Business | YEN FOR LIVING

Before Obamacare: Japan's national healthcare system saves some for private insurers

People who live in Japan and are following the health care reform issue in the U.S. may be drawing some parallels. Part of the problem that some people have with President Barack Obama’s history-making legislation is that it falls way short of what is usually referred to as universal coverage. In other countries that do have universal health care, like the U.K., France and Canada, the government pays for medical care. Under Obama’s new plan, the majority of Americans will still have to buy their medical insurance from private companies.

Japan’s system (kokumin kenko hoken) is somewhere in the middle. It’s national in that the government has a health insurance program that pays for almost everything, but it isn’t universal. In Japan you still have to “buy” your insurance, it’s just that you have to buy it from the government. The difference is important, because in countries that have universal coverage everyone is covered regardless of their circumstances. In Japan, you are covered as long as you pay the government. Once you stop for whatever reason, you lose your insurance. That means you could pay your premiums (which are based on income, basically making it a separate tax) to the government on time for forty years and never even use it, and then, suddenly, because you lost your job or otherwise can’t pay, you lose your insurance overnight.

But the real proof that Japan’s public insurance program isn’t universal is that private medical insurance is widely available, and quite popular. The AFLAC duck is more famous here that it is in its native USA. In fact, companies like AFLAC and Alico make as much as 75 percent of their profits in Japan, the third biggest insurance market in the world, and while much of those sales are in life insurance, a good deal is in supplementary medical insurance.

Do you need this supplementary insurance? Is kokumin hoken not enough? Business writers have discussed this question for years, and in the final analysis it appears that national insurance is enough, but supplementary insurance isn’t really designed to take care of medical expenses. It’s designed to take care of anxiety. Insurance companies prey on people’s fear of getting very sick all of a sudden, since most people believe that it will happen to them someday. Supplementary insurance is meant to take care of expenses other than those directly related to treatment: transportation costs, loss of income, upgrade to a better hospital room, etc.

For instance, so-called cancer insurance, which AFLAC pioneered and now most insurance companies offer, gives you about ¥1,000,000 when you are diagnosed, about ¥10,000 a day during hospitalization or ¥5,000 a day during out-patient treatment, and another ¥100,000 when you leave the hospital. Some plans pay between ¥100,000 and ¥300,000 if you undergo surgery.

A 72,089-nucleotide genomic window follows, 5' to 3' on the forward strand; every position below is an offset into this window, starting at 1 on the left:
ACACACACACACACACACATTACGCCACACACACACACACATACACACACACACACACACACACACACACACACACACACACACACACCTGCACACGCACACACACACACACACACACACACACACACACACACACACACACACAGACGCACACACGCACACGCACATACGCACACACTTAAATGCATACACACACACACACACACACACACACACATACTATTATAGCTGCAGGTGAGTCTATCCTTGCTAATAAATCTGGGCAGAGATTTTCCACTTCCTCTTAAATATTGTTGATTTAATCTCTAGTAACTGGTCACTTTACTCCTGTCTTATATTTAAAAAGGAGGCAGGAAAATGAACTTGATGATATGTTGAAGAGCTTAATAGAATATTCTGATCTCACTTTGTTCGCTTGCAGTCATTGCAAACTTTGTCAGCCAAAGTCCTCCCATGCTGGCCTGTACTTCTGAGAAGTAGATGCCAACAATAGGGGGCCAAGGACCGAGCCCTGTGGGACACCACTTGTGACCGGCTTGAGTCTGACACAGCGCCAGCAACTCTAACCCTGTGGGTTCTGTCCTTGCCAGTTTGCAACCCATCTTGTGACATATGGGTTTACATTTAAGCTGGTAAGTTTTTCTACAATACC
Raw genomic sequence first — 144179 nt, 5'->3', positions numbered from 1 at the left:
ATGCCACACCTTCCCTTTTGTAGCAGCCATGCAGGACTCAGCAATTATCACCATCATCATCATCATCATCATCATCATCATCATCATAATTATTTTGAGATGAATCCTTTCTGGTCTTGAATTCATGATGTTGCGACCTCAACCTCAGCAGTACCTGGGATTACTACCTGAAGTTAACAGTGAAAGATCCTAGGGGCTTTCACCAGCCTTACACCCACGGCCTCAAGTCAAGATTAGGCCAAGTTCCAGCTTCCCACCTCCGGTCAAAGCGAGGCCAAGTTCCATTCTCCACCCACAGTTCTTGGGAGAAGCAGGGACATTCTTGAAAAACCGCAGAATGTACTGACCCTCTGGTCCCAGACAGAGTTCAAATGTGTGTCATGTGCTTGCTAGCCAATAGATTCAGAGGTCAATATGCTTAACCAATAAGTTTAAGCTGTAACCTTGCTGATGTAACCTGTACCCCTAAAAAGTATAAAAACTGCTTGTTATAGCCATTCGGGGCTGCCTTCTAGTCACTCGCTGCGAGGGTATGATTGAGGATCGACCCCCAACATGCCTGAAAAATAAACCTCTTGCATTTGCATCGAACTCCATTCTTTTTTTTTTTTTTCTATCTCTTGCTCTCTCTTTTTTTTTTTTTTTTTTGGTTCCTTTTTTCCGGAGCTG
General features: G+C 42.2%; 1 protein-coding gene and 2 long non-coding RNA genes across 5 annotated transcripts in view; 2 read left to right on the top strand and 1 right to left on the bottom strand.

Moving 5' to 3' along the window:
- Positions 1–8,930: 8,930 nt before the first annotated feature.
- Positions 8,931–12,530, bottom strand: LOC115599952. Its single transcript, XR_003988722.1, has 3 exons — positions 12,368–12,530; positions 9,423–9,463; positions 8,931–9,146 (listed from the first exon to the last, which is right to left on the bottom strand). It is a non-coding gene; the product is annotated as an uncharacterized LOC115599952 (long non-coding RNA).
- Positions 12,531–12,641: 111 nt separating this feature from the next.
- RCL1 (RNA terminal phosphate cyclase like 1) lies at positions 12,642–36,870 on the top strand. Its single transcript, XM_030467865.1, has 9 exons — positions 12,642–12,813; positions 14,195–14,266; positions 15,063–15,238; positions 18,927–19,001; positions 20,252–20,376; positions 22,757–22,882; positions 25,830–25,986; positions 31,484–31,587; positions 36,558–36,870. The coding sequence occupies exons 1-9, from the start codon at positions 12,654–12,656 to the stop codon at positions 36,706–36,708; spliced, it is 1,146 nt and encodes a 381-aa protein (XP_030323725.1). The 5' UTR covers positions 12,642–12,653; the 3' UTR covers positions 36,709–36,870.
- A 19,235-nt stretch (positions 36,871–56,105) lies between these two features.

Considering that national insurance pays for treatment, surgery, medication and hospitalization for cancer, the cost-benefits of supplementary health insurance aren’t really clear. It depends on when you started paying premiums. If you take a typical scenario and look at someone who started paying in his early 30s and was diagnosed with cancer when he was 60, he pays much more in premiums than what he receives in benefits, so in that case he would have been better off just saving his money in a bank.

Also, because people with kokumin hoken pay on average about 30 percent of their medical costs out of pocket, many people are persuaded to take supplementary insurance in order to cover this 30 percent. But in the kind of crises that supplementary insurance is designed for, the patient will eventually get most of that 30 percent back through tax deductions and other means. The health ministry estimates that in the long run the average cancer patient only pays about ¥90,000 out of pocket for his treatment, which on average costs the government close to ¥5 million.

Still, the potential to make money is huge, and right now competition among private insurers is intense. (The possible resurgence of Japan Post in the insurance racket is reportedly irking a lot of companies)  The magazine Shukan Kinyobi often reports that the U.S. government had pressured Japan to change public health insurance regulations to benefit its insurance industry. If any part of a patient’s treatment involves procedures or medication not covered by national insurance, the entire treatment cannot be covered by national insurance, and the U.S. wants to isolate types of treatment so that American insurance companies can sell more private supplementary insurance to cover those treatments not covered by public insurance. This would help not only American insurance companies, but also American pharmaceutical companies, since only drugs for treatment allowed under national insurance need to be approved by the government. Of course, such regulations would also benefit Japanese insurance and drug companies. With Japan’s rapidly aging society, there are plenty of sick people to go around.

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